WIKIMEDIA, GRZEGORZ WICHERAs the brain matures, a group of resident immune cells called microglia crawl between the growing neurons and engulf invading microbes or damaged cells. They are also thought to pluck off some of the synapses that connect different neurons.
This destructive act is important for the developing brain. The microglia prune away weak or unwanted connections, allowing more productive ones to become stronger. Without this “synaptic pruning,” a team of researchers led by Cornelius Gross at the European Molecular Biology Laboratory has shown that mice grow up with weaker connections between different parts of their brains.
“This is one of the few robust features seen in people with autism: their brain regions don’t synchronize well,” said Gross. “We looked and found that these mice have what are typically thoughts to be autism-like behavioral features.” In other words, mice without microglia were more likely to show...
The results, published today (February 3) in Nature Neuroscience, may also provide clues about other brain disorders that involve altered connectivity, including schizophrenia, major depression, and obsessive-compulsive disorder.
“The finding of a microglial role in synaptic pruning, and ultimately the emergence of efficient distributed networks, is very interesting,” said Ralph-Axel Müller from San Diego State University in an e-mail to The Scientist. But while this mechanism may be involved in some cases of autism-spectrum disorders (ASDs), “it probably captures only a small facet of the biology underlying ASD,” he added. After all, hundreds of genes and many environmental factors are suspected to play a role in the onset of autism.
During their first weeks of life, when baby mice grow large numbers of new synapses, their neurons also produce a signaling protein called fractalkine. The protein binds to a receptor called Cx3cr1 that is found exclusively on microglia, and attracts them.
In 2011, Gross’s team severed this line of communication between neurons and microglia by breeding mutant mice that lacked the Cx3cr1 protein. Although the mice ended up with more synapses than usual, these connections were also weak and immature. Now, postdocs Yang Zhan and Rosa Paolicelli have shown that these early differences persist into adulthood.
In particular, the rodents’ neurons lacked a feature called “synaptic multiplicity.” When one neuron first meets another, it initially connects through a single synapse. Over time, it sprouts new synapses and makes two or three contacts with its target. This strengthens the connection between the two cells, so that an electrical signal in one leads to a more pronounced response in the other.
“That’s what missing in these mice,” said Gross. “They keep the one-to-one contact.” He suspects that the microglia, by pruning away unwanted synapses, free up space or some other resources for the survivors to sprout more connections to their targets.
This weakened the longer-range connections between different regions of the rodents’ brains. Zhan and Paolicelli measured this connectivity by using electrodes to check if the electrical activity in different brain regions was fluctuating in sync. They also used functional magnetic resonance imaging (fMRI) to measure whether blood was flowing synchronously to connected parts of the brain.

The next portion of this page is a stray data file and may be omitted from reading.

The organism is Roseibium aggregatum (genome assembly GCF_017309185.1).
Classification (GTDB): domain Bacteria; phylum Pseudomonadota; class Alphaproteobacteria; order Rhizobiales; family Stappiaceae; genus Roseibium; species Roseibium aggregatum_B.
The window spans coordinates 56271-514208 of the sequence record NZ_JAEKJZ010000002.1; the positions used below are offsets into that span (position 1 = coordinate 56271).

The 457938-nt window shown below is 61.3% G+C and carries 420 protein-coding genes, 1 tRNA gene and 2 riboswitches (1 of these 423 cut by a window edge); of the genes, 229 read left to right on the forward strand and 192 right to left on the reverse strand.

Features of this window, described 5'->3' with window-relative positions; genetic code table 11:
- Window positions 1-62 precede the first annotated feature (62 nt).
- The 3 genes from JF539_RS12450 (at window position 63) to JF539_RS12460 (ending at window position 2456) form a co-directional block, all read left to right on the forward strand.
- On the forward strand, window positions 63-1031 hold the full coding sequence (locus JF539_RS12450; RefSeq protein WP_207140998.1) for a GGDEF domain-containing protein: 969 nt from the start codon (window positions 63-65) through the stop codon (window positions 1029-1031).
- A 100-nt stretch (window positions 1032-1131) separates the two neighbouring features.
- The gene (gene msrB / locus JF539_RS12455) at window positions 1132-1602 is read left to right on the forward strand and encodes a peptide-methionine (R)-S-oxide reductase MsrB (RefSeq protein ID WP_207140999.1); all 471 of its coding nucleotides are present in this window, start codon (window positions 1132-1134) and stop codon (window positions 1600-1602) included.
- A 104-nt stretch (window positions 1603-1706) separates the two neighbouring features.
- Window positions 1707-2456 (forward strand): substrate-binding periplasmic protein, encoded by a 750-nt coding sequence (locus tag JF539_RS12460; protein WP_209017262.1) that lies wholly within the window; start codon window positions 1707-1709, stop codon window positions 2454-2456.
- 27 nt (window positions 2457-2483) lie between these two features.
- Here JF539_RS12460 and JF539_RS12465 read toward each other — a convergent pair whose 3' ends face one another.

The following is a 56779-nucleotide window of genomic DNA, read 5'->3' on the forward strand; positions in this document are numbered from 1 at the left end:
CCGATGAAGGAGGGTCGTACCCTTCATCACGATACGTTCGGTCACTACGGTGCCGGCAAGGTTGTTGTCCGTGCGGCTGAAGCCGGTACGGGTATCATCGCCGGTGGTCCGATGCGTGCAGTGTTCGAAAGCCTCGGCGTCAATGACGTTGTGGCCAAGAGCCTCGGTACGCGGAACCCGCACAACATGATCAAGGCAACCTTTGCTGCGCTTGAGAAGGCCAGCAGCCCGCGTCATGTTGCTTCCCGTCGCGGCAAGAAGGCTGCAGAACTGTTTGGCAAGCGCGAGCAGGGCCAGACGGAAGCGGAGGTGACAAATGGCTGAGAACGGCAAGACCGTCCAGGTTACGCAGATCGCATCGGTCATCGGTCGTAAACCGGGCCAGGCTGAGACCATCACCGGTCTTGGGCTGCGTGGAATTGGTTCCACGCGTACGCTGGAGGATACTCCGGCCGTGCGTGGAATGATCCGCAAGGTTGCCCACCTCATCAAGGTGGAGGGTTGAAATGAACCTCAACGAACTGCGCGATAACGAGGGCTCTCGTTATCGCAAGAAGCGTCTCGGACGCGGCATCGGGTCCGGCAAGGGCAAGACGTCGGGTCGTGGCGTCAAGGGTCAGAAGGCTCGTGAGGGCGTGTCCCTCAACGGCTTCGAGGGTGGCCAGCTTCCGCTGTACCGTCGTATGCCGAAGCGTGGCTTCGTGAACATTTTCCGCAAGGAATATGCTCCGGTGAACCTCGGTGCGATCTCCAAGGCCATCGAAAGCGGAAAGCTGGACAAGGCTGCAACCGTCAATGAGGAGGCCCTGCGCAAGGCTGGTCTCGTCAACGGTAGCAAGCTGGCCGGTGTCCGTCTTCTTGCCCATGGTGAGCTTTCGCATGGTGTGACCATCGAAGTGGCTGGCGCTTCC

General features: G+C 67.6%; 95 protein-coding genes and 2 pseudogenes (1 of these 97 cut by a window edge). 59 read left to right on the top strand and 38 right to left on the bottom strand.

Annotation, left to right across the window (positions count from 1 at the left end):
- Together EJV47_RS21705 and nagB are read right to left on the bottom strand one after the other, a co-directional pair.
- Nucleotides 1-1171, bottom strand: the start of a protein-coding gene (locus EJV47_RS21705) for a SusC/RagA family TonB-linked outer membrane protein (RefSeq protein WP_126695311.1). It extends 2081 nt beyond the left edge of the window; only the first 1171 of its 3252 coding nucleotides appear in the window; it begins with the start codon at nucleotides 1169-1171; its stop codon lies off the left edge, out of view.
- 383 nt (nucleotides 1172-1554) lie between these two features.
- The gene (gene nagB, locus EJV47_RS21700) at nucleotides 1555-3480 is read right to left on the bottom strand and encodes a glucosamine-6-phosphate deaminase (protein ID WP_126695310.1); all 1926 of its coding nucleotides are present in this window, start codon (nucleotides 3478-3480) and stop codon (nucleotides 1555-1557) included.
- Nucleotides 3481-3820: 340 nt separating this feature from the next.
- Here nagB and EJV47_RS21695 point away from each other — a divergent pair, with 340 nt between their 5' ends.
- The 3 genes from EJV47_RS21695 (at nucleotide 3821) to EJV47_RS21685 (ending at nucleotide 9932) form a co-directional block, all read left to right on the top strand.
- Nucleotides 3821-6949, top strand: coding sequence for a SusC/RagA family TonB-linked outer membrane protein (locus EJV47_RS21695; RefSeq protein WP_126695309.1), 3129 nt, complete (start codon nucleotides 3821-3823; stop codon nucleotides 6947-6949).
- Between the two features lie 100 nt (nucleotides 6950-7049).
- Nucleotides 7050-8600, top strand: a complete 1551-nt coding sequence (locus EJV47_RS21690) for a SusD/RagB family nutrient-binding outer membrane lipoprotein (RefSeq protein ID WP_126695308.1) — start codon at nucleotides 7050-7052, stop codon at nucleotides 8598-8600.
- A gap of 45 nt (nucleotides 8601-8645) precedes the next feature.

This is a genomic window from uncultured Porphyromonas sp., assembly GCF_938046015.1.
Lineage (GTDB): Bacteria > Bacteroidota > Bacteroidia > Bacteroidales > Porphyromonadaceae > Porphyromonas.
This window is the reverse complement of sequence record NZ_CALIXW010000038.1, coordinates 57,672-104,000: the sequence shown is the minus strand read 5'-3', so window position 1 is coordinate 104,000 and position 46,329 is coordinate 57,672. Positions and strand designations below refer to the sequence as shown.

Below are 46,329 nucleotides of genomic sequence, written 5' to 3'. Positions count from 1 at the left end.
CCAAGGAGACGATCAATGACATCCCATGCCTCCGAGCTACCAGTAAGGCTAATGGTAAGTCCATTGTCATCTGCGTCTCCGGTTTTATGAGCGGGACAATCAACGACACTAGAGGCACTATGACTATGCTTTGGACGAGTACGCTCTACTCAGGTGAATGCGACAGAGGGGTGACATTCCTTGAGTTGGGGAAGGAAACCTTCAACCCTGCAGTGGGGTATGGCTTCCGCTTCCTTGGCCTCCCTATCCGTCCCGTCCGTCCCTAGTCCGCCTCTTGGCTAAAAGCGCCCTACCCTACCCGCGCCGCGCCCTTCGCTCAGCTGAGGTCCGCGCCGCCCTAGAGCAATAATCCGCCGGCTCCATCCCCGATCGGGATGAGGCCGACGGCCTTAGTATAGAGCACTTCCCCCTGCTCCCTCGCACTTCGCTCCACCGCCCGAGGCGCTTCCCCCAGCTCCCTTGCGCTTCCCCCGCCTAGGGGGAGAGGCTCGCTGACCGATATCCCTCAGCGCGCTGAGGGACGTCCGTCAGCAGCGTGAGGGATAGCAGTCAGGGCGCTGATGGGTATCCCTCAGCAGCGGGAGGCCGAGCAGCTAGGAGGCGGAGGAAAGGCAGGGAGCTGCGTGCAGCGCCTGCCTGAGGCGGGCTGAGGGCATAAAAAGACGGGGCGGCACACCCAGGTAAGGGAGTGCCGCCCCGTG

Both techniques showed that the mutant mice had weaker connections between an area called the prefrontal cortex (PFC) and several other parts of the brain. The PFC is involved in higher abilities like planning, predicting future outcomes, and controlling social behavior. “This is very suggestive of what people see in the autism literature,” said Gross. “The functional connectivity of PFC is most affected in autism.”
The team also found that the mutant mice showed differences in their social behavior. For example, they spent more time grooming themselves when placed in a new cage. They were also less likely to explore tubes that housed their mothers or other mice, especially when these other animals were active and awake.
These behavior changes related to the differences in the rodents’ brain. The team found that the electrical activity in two regions—the PFC and the hippocampus—became more tightly coupled when typical mice explore tubes containing other animals, but not when the mutant mice did so.
Gross admitted that these behaviors are not direct parallels to human ones, and noted that people’s social interactions are far more complicated. “These mice are not an autism model but they’re the best things we have,” he explained.
Müller added that people with autism show subtler differences in brain connectivity than the researchers presented for the mutant mice. Rather than weaker connections overall, they actually show signs of both over- and under connectivity in different parts of the brain.
“In my view, these patterns reflect differences in the ‘sculpting’ of functional networks,” said Müller. “There is less robust connectivity within the neurotypical networks, but more residual and ‘noisy’ connectivity with brain regions outside.” And impaired synaptic pruning might still explain this pattern.
Next, Gross wants to actually catch microglia in the act of plucking off a synapse, and to understand how they choose their targets. “What are the ‘Eat me’ or ‘Spare me’ signals?” he asked. “And are any genes that have been linked to autism involved?”
“Importantly, microglia, unlike other cells in the brain, can be replaced in the adult brain,” added Jonathan Kipnis from the University of Virginia in an e-mail. “We need to gain a better understanding of these cells to be able to better manipulate them in adulthood.”
Y. Zhan et al., “Deficient neuron-microglia signaling results in impaired functional brain connectivity and social behavior,” Nature Neuroscience, doi.org:10.1038/nn.3641, 2014.